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Taigh Chearsabhagh Museum and Arts Centre


(Lochmaddy Arts Centre)

An important cultural centre in Lochmaddy (North Uist), Taigh Chearsabhagh (occasionally known as Lochmaddy Arts Centre, but literally meaning Kersivay House) occupies a former merchant's mansion and inn prominently located on the way to the ferry terminal. In addition to acting as a focal point for the local community, Taigh Chearsabhagh represents a valuable draw for tourists, promotes the Gaelic language and culture, and is one of Scotland's leading centres for environmental art. It makes a significant contribution to the local economy, with 13 staff and more than 31,000 visitors annually (2010).

Constructed in 1741 by Neil MacLean, a merchant, on the site of an old salt house, the building served as a merchant's house, inn and storehouse. It was one of the first buildings in North Uist to have a slated roof. From the 1950s it became a workshop for North Uist Estate and, having become disused, was leased to the community-based Taigh Chearsabhagh Trust in 1993, an organisation dedicated to conserving and interpreting the heritage of North Uist and promoting the arts in the Uists. The building was restored and converted at a cost of £270,000, opening to the public on 25th March 1995. Its popularity considerably exceeded expectations and Taigh Chearsabhagh re-opened in 2001 having been extended at a cost £550,000 to add a third exhibition area and a new café overlooking Loch Maddy. This development was supported by the Scottish Arts Council, Western Isles Enterprise and Comhairle nan Eilean Siar.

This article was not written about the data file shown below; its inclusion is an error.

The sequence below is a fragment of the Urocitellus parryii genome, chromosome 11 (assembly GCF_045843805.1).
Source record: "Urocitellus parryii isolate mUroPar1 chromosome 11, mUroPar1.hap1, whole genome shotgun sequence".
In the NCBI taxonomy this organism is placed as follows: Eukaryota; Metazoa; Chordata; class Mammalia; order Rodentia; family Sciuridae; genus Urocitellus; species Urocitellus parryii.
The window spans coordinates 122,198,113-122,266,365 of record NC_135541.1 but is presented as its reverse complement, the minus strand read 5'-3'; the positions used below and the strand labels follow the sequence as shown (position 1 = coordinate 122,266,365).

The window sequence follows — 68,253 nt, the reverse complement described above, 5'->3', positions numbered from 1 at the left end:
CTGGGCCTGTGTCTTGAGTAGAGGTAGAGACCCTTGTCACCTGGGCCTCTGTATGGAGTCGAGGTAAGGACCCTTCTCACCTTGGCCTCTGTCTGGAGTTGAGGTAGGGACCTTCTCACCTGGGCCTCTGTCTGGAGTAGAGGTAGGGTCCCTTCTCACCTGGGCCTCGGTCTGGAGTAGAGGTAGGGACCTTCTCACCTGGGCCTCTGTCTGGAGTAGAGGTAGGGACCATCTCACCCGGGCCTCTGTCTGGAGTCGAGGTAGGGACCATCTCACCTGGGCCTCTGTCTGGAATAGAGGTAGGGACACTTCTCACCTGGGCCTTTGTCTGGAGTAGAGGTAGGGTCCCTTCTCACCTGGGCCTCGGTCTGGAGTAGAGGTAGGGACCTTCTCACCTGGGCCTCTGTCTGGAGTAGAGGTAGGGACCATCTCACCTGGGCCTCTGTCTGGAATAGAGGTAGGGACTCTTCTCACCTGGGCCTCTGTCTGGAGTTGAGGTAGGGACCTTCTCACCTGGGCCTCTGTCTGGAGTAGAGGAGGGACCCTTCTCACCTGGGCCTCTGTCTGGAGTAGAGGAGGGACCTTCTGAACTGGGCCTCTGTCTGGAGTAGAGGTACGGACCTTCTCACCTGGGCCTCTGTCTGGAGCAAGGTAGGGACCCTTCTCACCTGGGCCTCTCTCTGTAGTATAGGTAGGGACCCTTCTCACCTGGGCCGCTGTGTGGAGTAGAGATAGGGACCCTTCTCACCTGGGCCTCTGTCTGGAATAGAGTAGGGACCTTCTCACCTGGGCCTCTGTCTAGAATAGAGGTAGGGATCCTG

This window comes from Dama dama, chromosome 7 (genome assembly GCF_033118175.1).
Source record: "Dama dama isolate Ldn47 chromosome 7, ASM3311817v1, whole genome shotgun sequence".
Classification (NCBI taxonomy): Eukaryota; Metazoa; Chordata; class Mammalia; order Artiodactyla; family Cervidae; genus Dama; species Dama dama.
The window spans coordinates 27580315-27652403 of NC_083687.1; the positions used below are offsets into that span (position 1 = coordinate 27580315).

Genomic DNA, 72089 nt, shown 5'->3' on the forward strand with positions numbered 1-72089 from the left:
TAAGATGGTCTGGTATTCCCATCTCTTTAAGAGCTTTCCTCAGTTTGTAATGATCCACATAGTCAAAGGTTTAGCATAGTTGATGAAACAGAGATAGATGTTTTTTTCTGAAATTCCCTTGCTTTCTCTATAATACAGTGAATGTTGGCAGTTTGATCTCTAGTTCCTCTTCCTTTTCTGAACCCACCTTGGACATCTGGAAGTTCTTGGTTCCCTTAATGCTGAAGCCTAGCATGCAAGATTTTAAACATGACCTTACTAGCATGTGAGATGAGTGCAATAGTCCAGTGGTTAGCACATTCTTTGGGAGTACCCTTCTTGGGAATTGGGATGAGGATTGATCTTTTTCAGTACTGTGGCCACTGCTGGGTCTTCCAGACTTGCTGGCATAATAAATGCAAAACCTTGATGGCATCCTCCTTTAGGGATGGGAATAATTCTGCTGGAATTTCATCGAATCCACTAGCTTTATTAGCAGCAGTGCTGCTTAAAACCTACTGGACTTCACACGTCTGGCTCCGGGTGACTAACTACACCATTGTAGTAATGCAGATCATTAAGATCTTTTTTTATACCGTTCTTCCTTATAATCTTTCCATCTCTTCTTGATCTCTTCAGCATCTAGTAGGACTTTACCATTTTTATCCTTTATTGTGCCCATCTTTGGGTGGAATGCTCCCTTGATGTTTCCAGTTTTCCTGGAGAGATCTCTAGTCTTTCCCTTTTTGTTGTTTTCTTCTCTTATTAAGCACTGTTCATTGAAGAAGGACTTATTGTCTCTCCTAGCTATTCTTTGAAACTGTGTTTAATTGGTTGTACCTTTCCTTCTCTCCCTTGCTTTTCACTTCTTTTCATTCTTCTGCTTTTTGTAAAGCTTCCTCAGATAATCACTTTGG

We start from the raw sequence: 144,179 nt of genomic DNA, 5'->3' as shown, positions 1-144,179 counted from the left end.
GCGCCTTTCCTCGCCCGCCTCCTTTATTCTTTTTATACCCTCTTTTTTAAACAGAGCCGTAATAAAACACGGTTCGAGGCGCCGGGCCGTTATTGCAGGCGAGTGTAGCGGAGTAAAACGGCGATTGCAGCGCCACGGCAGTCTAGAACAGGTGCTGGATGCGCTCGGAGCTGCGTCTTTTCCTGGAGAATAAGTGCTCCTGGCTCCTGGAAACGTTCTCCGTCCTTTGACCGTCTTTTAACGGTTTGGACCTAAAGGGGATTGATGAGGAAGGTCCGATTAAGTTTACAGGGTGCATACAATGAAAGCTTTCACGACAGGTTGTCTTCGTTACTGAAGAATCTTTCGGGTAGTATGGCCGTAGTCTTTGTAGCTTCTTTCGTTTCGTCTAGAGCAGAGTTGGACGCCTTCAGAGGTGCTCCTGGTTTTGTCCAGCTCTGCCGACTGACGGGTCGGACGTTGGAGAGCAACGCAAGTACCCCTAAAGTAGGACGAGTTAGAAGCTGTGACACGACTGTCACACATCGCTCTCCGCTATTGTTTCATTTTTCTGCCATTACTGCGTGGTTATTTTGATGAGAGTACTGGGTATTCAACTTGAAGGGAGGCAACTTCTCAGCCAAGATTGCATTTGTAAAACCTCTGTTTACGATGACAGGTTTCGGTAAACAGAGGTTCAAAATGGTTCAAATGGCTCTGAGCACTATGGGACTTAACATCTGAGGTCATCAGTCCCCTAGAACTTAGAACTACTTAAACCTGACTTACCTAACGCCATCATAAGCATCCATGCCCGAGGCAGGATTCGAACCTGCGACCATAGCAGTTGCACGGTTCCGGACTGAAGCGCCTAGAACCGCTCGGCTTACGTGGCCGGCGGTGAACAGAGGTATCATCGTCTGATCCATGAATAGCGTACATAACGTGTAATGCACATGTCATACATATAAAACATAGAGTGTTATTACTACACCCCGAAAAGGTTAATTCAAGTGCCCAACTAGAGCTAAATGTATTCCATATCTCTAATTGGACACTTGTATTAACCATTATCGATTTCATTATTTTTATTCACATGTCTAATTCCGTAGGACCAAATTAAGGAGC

Formed in 1993, the Taigh Chearsabhagh Trust is a partnership between North Uist Heritage Centre (Comann Eachdraidh Uibhist a Tuath) and the Uist Art Association. While the Trust manages the buildings and employs the staff, the two partner organisations are responsible for planning events, exhibitions and activities.

Today, the centre includes a small museum, three gallery spaces, an historical and family history archive, an artists' studio, a small shop, post office and a popular café. Facilities are provided for artists including print workshop and a photographic darkroom.

In addition to temporary exhibitions, there are permanent displays on the history and development of the settlement of Lochmaddy (1600 - 1995) and North Uist archaeology, examining the importance of Fife textile manufacturer Erskine Beveridge (1851 - 1920) to its interpretation. Taigh Chearsabhagh also runs a series of events relating to the visual arts, film, music, literature, heritage and education, and has commissioned a number of permanent public art works which encourage exploration of the landscape of the Uists. The first of these, in 1996, was the Mosaic Mackerel, located nearby on the foreshore. This was followed by the Hut of the Shadows at Sponish in 1997 and then the Road Ends Sculpture Project which includes Reflections at Carnach (1999), Stone Swim to Islands at Balivanich (1999), Sanctuary at Sidinish (2000) and The Listening Place at North Glendale (2001).

Taigh Chearsabhagh collaborates with Lews Castle College in relation to formal arts education.


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